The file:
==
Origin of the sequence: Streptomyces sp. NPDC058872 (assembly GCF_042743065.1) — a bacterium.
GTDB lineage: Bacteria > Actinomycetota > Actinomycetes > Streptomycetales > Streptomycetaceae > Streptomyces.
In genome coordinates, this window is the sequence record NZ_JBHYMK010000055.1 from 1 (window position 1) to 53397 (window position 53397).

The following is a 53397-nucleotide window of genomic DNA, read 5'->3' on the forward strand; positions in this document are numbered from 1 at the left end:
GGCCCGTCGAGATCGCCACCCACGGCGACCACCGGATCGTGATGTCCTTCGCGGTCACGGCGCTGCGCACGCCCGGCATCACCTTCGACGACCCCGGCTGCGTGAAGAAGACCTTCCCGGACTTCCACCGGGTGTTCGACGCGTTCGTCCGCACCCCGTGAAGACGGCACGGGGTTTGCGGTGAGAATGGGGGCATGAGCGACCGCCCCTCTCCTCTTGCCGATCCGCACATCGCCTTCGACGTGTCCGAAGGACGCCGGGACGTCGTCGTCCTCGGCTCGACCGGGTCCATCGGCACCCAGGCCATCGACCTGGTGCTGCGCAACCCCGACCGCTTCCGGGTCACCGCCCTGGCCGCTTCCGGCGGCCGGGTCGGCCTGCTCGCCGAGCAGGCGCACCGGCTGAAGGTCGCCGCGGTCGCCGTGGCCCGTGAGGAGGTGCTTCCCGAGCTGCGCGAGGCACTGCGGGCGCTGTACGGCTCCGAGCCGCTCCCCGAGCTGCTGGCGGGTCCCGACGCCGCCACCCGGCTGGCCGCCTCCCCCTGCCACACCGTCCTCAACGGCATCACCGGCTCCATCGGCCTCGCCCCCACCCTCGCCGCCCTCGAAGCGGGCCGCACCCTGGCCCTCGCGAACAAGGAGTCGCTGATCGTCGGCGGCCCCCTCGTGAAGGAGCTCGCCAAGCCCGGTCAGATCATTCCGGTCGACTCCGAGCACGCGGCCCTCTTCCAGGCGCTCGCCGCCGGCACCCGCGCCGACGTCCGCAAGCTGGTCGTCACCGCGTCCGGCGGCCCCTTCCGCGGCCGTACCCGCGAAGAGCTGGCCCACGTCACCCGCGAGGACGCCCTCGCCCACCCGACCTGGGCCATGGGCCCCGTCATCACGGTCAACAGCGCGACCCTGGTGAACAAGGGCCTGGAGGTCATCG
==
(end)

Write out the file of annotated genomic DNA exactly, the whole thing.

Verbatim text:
Origin of the sequence: Streptomyces sp. NPDC058872 (assembly GCF_042743065.1) — a bacterium.
GTDB lineage: Bacteria > Actinomycetota > Actinomycetes > Streptomycetales > Streptomycetaceae > Streptomyces.
In genome coordinates, this window is the sequence record NZ_JBHYMK010000055.1 from 1 (window position 1) to 53397 (window position 53397).

The following is a 53397-nucleotide window of genomic DNA, read 5'->3' on the forward strand; positions in this document are numbered from 1 at the left end:
GGCCCGTCGAGATCGCCACCCACGGCGACCACCGGATCGTGATGTCCTTCGCGGTCACGGCGCTGCGCACGCCCGGCATCACCTTCGACGACCCCGGCTGCGTGAAGAAGACCTTCCCGGACTTCCACCGGGTGTTCGACGCGTTCGTCCGCACCCCGTGAAGACGGCACGGGGTTTGCGGTGAGAATGGGGGCATGAGCGACCGCCCCTCTCCTCTTGCCGATCCGCACATCGCCTTCGACGTGTCCGAAGGACGCCGGGACGTCGTCGTCCTCGGCTCGACCGGGTCCATCGGCACCCAGGCCATCGACCTGGTGCTGCGCAACCCCGACCGCTTCCGGGTCACCGCCCTGGCCGCTTCCGGCGGCCGGGTCGGCCTGCTCGCCGAGCAGGCGCACCGGCTGAAGGTCGCCGCGGTCGCCGTGGCCCGTGAGGAGGTGCTTCCCGAGCTGCGCGAGGCACTGCGGGCGCTGTACGGCTCCGAGCCGCTCCCCGAGCTGCTGGCGGGTCCCGACGCCGCCACCCGGCTGGCCGCCTCCCCCTGCCACACCGTCCTCAACGGCATCACCGGCTCCATCGGCCTCGCCCCCACCCTCGCCGCCCTCGAAGCGGGCCGCACCCTGGCCCTCGCGAACAAGGAGTCGCTGATCGTCGGCGGCCCCCTCGTGAAGGAGCTCGCCAAGCCCGGTCAGATCATTCCGGTCGACTCCGAGCACGCGGCCCTCTTCCAGGCGCTCGCCGCCGGCACCCGCGCCGACGTCCGCAAGCTGGTCGTCACCGCGTCCGGCGGCCCCTTCCGCGGCCGTACCCGCGAAGAGCTGGCCCACGTCACCCGCGAGGACGCCCTCGCCCACCCGACCTGGGCCATGGGCCCCGTCATCACGGTCAACAGCGCGACCCTGGTGAACAAGGGCCTGGAGGTCATCG